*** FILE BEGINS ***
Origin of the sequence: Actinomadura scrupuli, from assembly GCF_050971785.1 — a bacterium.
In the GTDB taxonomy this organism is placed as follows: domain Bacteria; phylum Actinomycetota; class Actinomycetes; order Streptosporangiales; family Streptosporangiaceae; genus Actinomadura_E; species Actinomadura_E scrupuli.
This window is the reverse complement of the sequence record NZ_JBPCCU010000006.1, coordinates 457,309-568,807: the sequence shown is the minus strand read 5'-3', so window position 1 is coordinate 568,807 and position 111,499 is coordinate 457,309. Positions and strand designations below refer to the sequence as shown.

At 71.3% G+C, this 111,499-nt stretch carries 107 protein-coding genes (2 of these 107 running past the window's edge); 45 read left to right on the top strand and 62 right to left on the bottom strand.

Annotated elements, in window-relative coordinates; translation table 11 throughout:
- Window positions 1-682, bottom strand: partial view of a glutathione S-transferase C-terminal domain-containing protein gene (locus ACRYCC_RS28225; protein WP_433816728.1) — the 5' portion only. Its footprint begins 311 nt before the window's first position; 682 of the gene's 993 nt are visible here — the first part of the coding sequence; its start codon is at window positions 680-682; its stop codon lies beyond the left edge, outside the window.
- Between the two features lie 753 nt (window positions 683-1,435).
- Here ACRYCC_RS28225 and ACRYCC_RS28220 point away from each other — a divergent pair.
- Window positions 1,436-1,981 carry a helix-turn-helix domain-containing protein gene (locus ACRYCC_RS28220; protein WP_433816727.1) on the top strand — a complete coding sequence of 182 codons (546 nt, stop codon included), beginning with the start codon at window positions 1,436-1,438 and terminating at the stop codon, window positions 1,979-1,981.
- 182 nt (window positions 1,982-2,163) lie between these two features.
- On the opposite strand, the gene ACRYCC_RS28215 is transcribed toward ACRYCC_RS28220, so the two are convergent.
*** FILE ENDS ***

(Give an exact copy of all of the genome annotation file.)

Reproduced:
Origin of the sequence: Actinomadura scrupuli, from assembly GCF_050971785.1 — a bacterium.
In the GTDB taxonomy this organism is placed as follows: domain Bacteria; phylum Actinomycetota; class Actinomycetes; order Streptosporangiales; family Streptosporangiaceae; genus Actinomadura_E; species Actinomadura_E scrupuli.
This window is the reverse complement of the sequence record NZ_JBPCCU010000006.1, coordinates 457,309-568,807: the sequence shown is the minus strand read 5'-3', so window position 1 is coordinate 568,807 and position 111,499 is coordinate 457,309. Positions and strand designations below refer to the sequence as shown.

At 71.3% G+C, this 111,499-nt stretch carries 107 protein-coding genes (2 of these 107 running past the window's edge); 45 read left to right on the top strand and 62 right to left on the bottom strand.

Annotated elements, in window-relative coordinates; translation table 11 throughout:
- Window positions 1-682, bottom strand: partial view of a glutathione S-transferase C-terminal domain-containing protein gene (locus ACRYCC_RS28225; protein WP_433816728.1) — the 5' portion only. Its footprint begins 311 nt before the window's first position; 682 of the gene's 993 nt are visible here — the first part of the coding sequence; its start codon is at window positions 680-682; its stop codon lies beyond the left edge, outside the window.
- Between the two features lie 753 nt (window positions 683-1,435).
- Here ACRYCC_RS28225 and ACRYCC_RS28220 point away from each other — a divergent pair.
- Window positions 1,436-1,981 carry a helix-turn-helix domain-containing protein gene (locus ACRYCC_RS28220; protein WP_433816727.1) on the top strand — a complete coding sequence of 182 codons (546 nt, stop codon included), beginning with the start codon at window positions 1,436-1,438 and terminating at the stop codon, window positions 1,979-1,981.
- 182 nt (window positions 1,982-2,163) lie between these two features.
- On the opposite strand, the gene ACRYCC_RS28215 is transcribed toward ACRYCC_RS28220, so the two are convergent.